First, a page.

Kettle Creek Battlefield Study Act
STATEMENT OF P. DANIEL SMITH, DEPUTY DIRECTOR EXERCISING THE AUTHORITY OF THE DIRECTOR, NATIONAL PARK SERVICE, DEPARTMENT OF THE INTERIOR, BEFORE THE HOUSE SUBCOMMITTEE ON NATIONAL PARKS, FORESTS, AND PUBLIC LANDS, CONCERNING H.R. 306, To DIRECT THE SECRETARY OF THE INTERIOR TO CONDUCT A SPECIAL RESOURCE STUDY OF THE SITE OF THE KETTLE CREEK BATTLEFIELD IN WILIŒS COUNTY, GEORGIA, AND ADJACENT PROPERTY, AND FOR OTHER PURPOSES.
APRIL 2, 2019
Chairwoman Haaland, Ranking Member Young, and members of the Subcommittee, thank you for the opportunity to provide the Department of the Interior's views on H.R. 306, a bill to direct the Secretary of the Interior to conduct a special resource study of the site of the Kettle Creek Battlefield in Wilkes County, Georgia, and adjacent property, and for other purposes.
The Department recognizes that Kettle Creek Battlefield represents an important story in American history. However, we do not think that this battlefield site is a good candidate subject for a special resource study, and therefore we do not support enactment of H.R. 306. In addition, Congress has previously authorized 30 studies to determine if certain areas or resources meet the appropriate criteria for designation as new park units, national heritage areas, national trails, or wild and scenic rivers that the National Park Service has not yet completed. Only a few weeks ago, nine of those studies were authorized as part of Public Law 116-9. At a time that the Administration needs to use resources to reduce the National Park Service's $11.9 billion deferred maintenance backlog and address other critical national park needs, the Department is not in a position to spend additional funds on conducting even more studies.
Kettle Creek Battlefield is the site of one of the few victories in Georgia by forces opposed to British rule during the American Revolutionary War. The battlefield marks the location of a February 14, 1779, engagement between 700-800 North and South Carolina Tories (British loyalists), under the direction of Col. James Boyd, and 400 Georgia patriots under the command of Col. Andrew Pickens, Col. John Dooly, and Lt. Col. Elijah Clarke. The patriots led a successful surprise attack, and the entire battle was concluded in less than two hours.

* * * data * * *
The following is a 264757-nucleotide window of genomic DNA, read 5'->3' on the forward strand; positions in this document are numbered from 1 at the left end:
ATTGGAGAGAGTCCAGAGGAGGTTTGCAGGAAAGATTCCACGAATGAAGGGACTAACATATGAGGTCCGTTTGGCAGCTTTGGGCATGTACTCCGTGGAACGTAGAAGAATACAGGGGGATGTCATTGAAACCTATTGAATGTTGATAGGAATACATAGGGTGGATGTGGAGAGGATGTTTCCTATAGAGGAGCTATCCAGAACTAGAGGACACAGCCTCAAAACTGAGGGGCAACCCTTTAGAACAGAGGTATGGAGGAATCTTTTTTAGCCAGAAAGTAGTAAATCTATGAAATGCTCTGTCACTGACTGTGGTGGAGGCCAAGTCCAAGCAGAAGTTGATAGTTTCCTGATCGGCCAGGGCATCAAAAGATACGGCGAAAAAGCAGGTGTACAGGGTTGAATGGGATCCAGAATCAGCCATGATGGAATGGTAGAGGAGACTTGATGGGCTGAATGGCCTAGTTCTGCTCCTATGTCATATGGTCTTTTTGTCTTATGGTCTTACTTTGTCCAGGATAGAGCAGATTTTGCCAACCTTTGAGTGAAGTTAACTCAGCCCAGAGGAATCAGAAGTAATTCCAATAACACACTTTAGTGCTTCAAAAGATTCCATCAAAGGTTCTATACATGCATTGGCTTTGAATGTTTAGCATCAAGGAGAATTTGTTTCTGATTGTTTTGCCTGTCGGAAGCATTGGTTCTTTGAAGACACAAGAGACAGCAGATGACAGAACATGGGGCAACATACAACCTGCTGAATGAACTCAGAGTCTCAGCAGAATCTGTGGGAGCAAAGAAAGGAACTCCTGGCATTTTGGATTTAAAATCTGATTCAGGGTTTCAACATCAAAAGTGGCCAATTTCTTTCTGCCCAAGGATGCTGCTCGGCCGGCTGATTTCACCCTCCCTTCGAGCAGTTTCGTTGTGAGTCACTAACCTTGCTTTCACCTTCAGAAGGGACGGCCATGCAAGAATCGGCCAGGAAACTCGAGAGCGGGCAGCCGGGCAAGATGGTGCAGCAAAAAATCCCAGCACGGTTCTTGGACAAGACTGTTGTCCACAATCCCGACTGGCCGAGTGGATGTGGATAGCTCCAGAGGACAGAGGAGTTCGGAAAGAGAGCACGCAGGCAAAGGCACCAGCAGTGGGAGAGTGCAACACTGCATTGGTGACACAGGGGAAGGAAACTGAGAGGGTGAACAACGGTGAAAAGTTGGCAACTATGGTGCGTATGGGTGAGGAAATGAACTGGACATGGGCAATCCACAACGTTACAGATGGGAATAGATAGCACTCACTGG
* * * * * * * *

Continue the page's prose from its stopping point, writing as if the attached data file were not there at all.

In 1975, Kettle Creek Battlefield, consisting of a 40-acre parcel, was listed in the National Register of Historic Places. In 2014, the National Historic Landmark Program received a request that the battlefield site be considered for designation as a National Historic Landmark. The National Historic Landmarks Program concluded that, despite its listing on the National Register for national significance, the battlefield site did not meet the criteria for designation as a National Historic Landmark. The program found that although the battle is important as one of many skirmishes in the South which collectively eroded British resistance, this particular battle was not a decisive one in the history of the American Revolution.
To establish the relative merit of this property for potential National Historic Landmark designation, other properties designated as National Historic Landmarks on the basis of their association with the American Revolution would also have to be taken into consideration. Compared to other important military milestones of the American Revolution — such as the Battle of Kings Mountain, which marked the turning point of the war in the south, or the Battle of Guilford Courthouse, which marked the height of British Operations during the Southern Campaign — the Battle of Kettle Creek does not rise to a comparable level of national significance.
For a property to meet National Historic Landmark criteria, particularly within a military context where its significance is measured against all other battles and campaigns fought throughout that war, it must constitute a significant turning point or watershed moment. Although the Battle of Kettle Creek was one of many skirmishes that, collectively, contributed towards eroding British resistance, it does not on its own constitute a defining moment of the war. For this reason, we do not believe the Kettle Creek Battlefield is a good candidate subject for a special resource study.
Ms. Chairwoman, this concludes my statement. I would be pleased to answer any questions you or other members of the Subcommittee may have.